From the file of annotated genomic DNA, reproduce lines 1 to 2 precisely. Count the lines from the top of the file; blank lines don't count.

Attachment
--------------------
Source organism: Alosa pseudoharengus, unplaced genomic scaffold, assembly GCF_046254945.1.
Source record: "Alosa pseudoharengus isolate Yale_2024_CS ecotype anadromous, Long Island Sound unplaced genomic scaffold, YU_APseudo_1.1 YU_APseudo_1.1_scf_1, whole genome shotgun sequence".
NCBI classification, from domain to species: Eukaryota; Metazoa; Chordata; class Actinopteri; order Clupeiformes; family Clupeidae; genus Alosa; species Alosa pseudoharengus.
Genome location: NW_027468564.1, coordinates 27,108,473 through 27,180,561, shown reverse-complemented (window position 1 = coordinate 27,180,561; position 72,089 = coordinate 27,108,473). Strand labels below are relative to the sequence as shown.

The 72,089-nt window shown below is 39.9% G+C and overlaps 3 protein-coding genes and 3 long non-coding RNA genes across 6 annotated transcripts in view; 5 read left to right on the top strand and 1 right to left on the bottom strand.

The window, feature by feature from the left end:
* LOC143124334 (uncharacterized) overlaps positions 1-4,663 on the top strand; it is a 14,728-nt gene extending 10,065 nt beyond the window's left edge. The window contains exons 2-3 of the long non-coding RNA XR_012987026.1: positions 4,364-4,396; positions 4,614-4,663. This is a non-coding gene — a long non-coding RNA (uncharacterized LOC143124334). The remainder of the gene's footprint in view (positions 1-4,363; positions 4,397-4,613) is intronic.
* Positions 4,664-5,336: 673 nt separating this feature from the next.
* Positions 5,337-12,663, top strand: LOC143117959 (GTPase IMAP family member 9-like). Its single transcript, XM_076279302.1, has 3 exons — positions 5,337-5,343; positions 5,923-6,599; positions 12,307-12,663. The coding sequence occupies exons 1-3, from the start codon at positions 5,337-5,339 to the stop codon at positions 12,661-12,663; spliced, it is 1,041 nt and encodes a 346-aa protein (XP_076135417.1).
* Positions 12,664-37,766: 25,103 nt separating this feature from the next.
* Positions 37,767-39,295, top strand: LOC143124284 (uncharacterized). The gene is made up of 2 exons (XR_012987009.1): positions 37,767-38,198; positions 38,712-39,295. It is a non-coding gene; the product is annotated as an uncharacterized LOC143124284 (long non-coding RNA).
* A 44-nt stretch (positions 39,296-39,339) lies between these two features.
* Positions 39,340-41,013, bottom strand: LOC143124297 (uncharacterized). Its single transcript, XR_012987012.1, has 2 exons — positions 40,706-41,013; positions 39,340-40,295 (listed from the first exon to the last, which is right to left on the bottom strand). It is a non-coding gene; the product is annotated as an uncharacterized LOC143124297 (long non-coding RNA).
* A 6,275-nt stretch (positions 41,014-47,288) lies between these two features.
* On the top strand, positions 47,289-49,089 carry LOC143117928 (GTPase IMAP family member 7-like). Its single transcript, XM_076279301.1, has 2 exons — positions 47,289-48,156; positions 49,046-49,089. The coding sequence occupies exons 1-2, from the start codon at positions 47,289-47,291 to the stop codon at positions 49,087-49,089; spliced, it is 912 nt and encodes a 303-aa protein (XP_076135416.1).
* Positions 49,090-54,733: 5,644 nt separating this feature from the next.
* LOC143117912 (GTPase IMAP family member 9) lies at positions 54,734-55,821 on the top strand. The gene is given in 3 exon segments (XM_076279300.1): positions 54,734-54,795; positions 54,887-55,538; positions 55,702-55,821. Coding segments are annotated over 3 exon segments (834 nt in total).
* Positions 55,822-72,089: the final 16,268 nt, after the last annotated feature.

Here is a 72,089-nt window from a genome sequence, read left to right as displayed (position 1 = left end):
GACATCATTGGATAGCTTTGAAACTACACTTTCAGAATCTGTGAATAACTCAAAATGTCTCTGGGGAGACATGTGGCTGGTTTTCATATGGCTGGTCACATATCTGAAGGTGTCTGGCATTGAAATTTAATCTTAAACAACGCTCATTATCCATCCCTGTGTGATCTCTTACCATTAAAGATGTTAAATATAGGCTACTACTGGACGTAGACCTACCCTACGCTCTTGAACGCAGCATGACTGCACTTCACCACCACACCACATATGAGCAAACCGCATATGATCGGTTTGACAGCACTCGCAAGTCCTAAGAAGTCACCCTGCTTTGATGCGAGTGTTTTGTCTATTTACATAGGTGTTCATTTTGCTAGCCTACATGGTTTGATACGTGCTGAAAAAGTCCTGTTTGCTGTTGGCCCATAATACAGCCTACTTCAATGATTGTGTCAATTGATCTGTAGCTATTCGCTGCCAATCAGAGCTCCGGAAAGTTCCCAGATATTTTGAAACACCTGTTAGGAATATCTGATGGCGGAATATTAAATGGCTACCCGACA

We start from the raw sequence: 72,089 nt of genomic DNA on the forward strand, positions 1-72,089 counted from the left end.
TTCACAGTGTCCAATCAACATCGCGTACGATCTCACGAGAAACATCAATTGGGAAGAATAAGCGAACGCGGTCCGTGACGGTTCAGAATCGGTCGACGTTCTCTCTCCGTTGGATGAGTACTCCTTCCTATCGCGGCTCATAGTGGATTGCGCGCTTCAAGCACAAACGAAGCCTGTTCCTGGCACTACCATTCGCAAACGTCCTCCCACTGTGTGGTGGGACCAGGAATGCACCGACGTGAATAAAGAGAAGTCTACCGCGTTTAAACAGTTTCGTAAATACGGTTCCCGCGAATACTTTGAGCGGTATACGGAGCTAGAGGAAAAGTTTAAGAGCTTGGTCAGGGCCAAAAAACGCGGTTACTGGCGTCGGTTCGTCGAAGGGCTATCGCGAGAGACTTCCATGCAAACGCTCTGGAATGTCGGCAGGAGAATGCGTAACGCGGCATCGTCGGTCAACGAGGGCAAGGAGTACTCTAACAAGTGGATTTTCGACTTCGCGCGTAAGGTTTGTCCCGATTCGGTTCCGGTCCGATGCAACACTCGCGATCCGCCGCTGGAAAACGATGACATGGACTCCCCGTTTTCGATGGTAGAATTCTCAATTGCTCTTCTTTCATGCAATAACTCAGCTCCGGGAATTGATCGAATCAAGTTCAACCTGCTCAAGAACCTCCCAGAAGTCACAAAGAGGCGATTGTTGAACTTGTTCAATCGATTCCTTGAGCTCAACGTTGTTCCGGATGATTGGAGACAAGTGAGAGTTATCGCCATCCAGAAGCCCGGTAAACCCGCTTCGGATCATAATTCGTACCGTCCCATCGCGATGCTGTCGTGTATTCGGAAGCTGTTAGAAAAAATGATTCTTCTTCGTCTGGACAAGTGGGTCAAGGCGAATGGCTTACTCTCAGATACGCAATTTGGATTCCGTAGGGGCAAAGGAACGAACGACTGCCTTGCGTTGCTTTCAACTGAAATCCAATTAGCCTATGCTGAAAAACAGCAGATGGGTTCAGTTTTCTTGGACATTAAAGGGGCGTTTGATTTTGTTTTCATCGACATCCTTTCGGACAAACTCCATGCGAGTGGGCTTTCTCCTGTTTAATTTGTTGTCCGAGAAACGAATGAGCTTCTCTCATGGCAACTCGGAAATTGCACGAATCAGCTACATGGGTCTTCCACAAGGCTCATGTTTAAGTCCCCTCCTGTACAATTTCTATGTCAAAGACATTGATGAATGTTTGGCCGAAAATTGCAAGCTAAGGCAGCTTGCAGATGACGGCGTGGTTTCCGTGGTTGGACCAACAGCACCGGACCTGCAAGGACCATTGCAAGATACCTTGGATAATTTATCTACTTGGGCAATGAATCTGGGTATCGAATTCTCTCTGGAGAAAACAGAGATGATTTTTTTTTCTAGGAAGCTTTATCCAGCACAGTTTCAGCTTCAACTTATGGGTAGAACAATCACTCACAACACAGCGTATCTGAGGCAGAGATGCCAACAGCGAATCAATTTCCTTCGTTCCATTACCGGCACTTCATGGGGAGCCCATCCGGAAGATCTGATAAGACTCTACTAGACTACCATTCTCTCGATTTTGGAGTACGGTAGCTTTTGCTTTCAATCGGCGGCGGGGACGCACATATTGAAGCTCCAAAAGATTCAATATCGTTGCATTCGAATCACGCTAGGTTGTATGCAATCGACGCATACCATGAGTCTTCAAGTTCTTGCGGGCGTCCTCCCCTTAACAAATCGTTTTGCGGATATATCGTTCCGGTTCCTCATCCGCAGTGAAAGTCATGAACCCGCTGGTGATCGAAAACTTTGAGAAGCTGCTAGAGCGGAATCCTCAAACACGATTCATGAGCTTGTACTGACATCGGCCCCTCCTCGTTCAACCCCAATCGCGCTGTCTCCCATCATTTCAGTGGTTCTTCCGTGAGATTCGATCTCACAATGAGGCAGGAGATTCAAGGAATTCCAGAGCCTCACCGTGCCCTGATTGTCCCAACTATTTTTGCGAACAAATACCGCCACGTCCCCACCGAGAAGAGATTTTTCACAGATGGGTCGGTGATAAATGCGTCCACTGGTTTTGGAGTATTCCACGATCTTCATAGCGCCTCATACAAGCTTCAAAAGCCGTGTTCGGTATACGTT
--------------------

Source organism: Alosa pseudoharengus, unplaced genomic scaffold, assembly GCF_046254945.1.
Source record: "Alosa pseudoharengus isolate Yale_2024_CS ecotype anadromous, Long Island Sound unplaced genomic scaffold, YU_APseudo_1.1 YU_APseudo_1.1_scf_1, whole genome shotgun sequence".